The main longitudinal feature consisted of a 26m long stringer (or clamp) 365mm wide and 165mm deep, and there are indications that this feature has been thickened as it progresses towards the stern of the vessel. This architectural feature lies inside the framing system and is fastened to it by 22mm diameter cupreous bolt fastenings, their inner face usually being hammered over a cupreous rove 30mm in total diameter. The cupreous fastenings, when expose to torchlight, appeared to be copper rather than an alloy such as “yellow metal.” Cut into this stringer are a number of “blind” sockets between 300mm and 400mm in longitudinal length and 150 mm in depth. These were observed to rest from 2.5m to 3.4m apart at distances that graduate in sequential integers with each socket.

Fragments of what is presumed to be ceiling planking were observed on either side of main longitudinal feature. These fragments were between 20 and 150mm deep.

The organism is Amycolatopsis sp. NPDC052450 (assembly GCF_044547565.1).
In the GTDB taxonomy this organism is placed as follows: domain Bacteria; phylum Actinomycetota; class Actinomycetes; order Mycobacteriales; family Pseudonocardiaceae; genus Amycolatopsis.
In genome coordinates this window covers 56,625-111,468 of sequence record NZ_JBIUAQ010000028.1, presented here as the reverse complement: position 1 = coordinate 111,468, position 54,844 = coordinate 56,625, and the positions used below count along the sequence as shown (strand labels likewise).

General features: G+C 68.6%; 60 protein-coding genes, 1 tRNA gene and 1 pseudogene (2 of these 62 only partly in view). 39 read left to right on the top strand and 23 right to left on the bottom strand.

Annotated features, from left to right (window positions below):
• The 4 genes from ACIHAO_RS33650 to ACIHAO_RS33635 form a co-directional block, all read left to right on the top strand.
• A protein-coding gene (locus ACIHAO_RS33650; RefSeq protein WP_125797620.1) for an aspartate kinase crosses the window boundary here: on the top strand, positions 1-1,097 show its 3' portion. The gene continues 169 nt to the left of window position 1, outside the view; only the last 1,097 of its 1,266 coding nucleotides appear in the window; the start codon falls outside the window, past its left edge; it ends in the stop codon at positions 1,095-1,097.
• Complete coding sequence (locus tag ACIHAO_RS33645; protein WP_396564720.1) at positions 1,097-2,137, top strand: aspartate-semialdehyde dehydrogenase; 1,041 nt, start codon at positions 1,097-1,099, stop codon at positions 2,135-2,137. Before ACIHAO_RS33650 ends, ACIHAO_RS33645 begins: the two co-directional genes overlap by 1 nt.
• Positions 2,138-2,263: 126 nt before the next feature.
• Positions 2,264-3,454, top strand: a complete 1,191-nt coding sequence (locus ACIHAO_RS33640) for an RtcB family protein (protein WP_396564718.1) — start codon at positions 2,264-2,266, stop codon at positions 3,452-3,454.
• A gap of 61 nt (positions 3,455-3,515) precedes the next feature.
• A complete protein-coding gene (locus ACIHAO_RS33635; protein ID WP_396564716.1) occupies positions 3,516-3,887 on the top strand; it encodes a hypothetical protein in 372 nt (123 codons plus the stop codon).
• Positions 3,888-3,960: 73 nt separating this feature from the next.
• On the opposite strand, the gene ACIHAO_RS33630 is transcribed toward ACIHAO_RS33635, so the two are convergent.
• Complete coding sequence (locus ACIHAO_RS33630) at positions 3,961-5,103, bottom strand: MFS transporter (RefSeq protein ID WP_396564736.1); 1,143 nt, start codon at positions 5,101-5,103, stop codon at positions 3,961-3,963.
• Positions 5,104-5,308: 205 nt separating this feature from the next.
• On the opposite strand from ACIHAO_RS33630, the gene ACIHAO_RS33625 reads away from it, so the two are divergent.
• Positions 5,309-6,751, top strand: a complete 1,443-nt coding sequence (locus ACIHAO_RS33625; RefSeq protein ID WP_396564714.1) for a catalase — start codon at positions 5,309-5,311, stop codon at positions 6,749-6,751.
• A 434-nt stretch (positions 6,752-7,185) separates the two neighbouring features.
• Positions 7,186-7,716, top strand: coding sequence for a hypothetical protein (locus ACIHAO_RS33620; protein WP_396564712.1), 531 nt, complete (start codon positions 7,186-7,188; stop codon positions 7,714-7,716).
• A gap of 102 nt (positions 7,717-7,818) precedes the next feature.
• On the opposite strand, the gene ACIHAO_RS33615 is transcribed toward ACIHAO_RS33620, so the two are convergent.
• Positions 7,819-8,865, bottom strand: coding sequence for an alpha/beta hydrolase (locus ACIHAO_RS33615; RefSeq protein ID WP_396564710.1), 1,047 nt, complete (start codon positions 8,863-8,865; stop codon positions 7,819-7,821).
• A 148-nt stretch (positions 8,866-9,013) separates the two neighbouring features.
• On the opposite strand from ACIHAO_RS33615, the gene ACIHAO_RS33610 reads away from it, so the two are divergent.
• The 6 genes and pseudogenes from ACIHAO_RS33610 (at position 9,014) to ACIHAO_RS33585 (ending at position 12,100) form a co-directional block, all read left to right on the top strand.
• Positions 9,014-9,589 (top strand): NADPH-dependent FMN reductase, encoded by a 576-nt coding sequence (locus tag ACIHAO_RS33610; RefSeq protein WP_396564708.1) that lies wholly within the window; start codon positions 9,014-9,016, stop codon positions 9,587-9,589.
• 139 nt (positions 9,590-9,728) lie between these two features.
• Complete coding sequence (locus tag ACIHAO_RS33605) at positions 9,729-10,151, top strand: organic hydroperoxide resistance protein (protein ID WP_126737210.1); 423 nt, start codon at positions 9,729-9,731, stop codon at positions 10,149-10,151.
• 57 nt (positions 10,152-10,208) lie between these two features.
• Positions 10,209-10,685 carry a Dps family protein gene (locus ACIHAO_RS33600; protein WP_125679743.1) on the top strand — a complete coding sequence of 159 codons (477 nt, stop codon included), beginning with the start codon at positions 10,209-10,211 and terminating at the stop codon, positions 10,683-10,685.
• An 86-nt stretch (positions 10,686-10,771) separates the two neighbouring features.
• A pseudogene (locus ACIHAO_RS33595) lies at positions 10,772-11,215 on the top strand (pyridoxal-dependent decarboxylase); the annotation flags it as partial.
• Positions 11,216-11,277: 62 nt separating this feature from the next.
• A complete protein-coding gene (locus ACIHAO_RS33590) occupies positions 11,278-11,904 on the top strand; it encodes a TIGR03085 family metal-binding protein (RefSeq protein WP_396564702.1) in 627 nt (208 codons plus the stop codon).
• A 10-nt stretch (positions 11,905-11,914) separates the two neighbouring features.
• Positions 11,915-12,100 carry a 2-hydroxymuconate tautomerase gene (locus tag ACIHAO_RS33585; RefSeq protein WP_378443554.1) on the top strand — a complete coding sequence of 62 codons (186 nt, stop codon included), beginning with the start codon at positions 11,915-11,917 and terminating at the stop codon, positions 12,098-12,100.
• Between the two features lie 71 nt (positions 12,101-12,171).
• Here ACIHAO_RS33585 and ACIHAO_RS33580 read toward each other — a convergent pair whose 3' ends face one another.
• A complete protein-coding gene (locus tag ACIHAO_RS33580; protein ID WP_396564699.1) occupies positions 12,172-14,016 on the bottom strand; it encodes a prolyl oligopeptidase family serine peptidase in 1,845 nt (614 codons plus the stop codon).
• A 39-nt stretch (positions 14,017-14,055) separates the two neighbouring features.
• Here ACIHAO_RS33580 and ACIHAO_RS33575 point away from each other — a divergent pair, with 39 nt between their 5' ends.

The timbers were observed to be black to both the naked eye and under torchlight, as is often the case with wood after long exposure on the seabed. However, CRS and NPS identified substantial evidence of fire trauma. (Shomette, 2001; Submerged Cultural Resources Center Technical Report No.19, 2004). Speciation analysis by Ian Tyers of the University of Sheffield Dendrochronology Laboratory advised that timbers he had examined from the wreck were oak, but with insufficient rings to be datable (Tyers, pc).

All of the exposed timber was heavily abraded by marine life, particularly marine borers. Timbers uncovered during a very limited test excavation, and by the cyclical hydrology of the bottom environment, were in better condition although it was observed that the surfaces were largely abraded as well.

One large upstanding iron object, and a second similar but largely buried object, both heavily covered by a matrix of conglomerate, were observed towards the northwest extremity of the site, and are believed to be iron hawse pipes.